POLAND — Gov. Paul LePage’s response to the Board of Selectmen’s letter on the effects his proposed state budget would have on the town didn’t set well with selectmen.

At Tuesday’s meeting, Selectman Stan Tetenman suggested it appeared the Governor’s Office had responded to the board with a form letter. He said it failed to recognize the suggestions the board made for how the state might solve its financial problems in a manner other than slashing revenue sharing and other programs that diverted money to towns.

“From what I can see, the letter we got in response was one that went out any town that complained about his plan,” Tetenman said.

The total projected loss in state revenues for Poland, should the governor’s recommended budget pass, is more than $554,000, according to information provided to Poland town meeting voters recently.

A total of $370,000 of this amount would come from a reduction in the state revenue sharing program, with the remainder coming from reductions in the Homestead Exemption program, commercial excise and BETE tax reimbursement.

“We gave him some serious ideas,” Tetenman said.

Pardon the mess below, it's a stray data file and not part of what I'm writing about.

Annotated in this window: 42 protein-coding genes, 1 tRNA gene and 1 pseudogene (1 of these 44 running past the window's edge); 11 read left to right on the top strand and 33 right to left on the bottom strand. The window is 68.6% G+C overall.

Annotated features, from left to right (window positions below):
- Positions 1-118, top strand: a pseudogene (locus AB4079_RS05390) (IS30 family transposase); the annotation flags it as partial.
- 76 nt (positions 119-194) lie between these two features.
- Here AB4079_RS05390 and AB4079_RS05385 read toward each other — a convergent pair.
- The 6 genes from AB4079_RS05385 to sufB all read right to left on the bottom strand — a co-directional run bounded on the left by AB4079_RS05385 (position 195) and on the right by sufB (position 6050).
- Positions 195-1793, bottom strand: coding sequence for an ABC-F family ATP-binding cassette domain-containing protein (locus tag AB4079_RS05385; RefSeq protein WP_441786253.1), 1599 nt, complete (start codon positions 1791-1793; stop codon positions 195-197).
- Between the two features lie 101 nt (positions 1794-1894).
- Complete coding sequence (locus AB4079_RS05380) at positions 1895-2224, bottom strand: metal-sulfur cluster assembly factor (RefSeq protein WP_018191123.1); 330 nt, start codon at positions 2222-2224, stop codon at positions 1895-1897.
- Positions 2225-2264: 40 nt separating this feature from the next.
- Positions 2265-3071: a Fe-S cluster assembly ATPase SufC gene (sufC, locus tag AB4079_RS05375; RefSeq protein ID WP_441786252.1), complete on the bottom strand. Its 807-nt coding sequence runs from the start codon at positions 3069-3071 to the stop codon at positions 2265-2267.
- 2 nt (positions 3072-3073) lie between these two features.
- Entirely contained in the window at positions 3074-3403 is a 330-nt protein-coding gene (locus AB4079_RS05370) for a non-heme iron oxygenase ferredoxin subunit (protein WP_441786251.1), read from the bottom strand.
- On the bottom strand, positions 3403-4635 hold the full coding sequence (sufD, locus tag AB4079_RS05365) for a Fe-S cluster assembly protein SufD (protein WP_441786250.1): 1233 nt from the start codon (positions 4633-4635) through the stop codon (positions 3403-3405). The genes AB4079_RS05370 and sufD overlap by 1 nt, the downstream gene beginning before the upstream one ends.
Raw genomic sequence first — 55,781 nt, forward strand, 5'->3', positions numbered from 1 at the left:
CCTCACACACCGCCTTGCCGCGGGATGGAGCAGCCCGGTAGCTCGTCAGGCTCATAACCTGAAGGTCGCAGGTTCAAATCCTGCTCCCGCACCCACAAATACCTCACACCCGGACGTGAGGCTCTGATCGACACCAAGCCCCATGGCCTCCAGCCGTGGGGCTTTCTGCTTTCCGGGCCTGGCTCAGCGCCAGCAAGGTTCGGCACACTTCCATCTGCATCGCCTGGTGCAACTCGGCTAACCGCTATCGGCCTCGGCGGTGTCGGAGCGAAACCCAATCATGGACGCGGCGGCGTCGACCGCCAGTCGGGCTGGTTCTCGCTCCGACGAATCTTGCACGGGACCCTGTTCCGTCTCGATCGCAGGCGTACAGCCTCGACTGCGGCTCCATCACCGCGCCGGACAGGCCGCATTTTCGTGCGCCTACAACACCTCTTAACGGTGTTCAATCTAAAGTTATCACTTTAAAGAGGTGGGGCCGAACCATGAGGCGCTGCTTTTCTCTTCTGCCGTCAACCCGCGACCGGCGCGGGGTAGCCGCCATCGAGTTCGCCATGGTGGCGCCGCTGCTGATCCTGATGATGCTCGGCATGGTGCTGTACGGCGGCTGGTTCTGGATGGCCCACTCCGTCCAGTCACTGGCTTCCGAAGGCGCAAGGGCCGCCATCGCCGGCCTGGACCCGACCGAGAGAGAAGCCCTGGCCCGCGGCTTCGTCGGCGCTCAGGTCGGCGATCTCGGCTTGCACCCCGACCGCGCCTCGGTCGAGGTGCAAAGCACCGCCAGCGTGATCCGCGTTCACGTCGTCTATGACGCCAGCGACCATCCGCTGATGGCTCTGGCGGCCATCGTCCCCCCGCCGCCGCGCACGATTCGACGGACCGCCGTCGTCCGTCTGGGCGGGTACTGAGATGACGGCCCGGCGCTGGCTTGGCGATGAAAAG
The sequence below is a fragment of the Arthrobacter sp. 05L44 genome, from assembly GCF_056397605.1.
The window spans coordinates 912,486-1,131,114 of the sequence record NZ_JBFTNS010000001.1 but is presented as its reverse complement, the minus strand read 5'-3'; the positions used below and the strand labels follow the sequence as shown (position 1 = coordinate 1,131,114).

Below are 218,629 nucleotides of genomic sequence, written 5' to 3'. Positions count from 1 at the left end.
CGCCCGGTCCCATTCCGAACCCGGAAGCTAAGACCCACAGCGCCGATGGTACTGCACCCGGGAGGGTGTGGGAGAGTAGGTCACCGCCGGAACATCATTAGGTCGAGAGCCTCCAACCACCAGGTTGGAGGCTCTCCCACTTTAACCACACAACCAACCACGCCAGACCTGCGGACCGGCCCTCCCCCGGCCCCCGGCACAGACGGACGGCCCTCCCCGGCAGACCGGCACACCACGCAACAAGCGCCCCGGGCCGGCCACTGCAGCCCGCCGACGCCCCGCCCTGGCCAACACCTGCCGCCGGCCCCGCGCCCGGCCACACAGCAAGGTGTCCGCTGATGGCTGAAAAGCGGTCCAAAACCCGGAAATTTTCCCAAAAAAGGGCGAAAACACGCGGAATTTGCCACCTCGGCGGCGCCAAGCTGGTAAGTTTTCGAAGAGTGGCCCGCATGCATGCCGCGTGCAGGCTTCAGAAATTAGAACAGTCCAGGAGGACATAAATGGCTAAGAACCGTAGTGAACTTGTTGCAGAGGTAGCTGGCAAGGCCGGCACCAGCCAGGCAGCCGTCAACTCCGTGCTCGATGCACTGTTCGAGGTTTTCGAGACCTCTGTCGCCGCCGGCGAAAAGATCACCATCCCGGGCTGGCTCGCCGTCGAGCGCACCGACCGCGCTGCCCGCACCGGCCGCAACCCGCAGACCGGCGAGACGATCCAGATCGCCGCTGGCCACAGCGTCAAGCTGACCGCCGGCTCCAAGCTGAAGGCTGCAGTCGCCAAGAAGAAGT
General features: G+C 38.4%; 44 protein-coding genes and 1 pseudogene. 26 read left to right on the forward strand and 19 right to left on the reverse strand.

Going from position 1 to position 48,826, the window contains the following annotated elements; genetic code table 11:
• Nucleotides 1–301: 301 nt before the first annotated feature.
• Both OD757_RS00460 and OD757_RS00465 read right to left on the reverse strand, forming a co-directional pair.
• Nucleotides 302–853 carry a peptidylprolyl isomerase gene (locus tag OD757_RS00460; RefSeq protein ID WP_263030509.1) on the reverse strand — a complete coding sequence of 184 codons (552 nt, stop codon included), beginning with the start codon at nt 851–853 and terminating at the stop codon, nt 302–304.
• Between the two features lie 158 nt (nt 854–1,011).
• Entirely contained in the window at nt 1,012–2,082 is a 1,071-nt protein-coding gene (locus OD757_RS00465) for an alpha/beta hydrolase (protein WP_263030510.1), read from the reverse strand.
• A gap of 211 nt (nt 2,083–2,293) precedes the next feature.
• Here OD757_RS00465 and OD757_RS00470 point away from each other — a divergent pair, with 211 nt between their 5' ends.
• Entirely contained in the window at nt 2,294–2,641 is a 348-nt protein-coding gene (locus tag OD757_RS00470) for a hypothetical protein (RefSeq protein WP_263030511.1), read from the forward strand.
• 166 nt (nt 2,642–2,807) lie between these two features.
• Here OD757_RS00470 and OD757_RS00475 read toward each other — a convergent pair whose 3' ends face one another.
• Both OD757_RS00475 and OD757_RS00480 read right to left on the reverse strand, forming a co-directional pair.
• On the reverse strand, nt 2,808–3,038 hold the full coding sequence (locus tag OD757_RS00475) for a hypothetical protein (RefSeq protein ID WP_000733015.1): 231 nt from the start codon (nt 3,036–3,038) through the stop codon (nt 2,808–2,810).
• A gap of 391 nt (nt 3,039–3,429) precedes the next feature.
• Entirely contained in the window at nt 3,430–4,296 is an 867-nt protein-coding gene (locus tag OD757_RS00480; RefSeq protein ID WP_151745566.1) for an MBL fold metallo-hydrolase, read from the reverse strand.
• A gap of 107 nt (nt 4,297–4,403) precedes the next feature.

In other business, selectmen appointed Public Works Director Tom Learned to serve as road commissioner.

The board has been road commissioner since last October, when former Town Manager Rosemary Kulow, who also served in that capacity, was dismissed.

Current Town Manager Rosemary Roy said she didn’t want the title, suggesting it would more appropriately be assigned to someone familiar with road law who’s out there working on town roads on a daily basis.

Shannon Dalton was also named to the town’s Community Economic Development Committee.

Roy also gave selectmen draft copies of a proposed agreement for Poland Rescue to provide ambulance service for Mechanic Falls.

Mechanic Falls Fire Department Deputy Chief Matt Fifield and Poland Fire Rescue Chief Marc Bosse have been working on details of the plan for more than a month.

Roy asked that selectmen review the proposal carefully and be prepared to discuss its merits at the board’s meeting May 7.

Selectmen also approved increasing the town’s reimbursement rate for mileage town employees put on their vehicles when on official business, raising it from 50 cents a mile to 56.5 cents a mile, the amount federal employees are paid.

According to a survey of Maine towns, roughly 50 percent of towns reimbursed their employees at the higher rate.

Selectmen also approved donating $500 from the town’s Hackett Fund to support efforts of the Tri-Town Food Bank.

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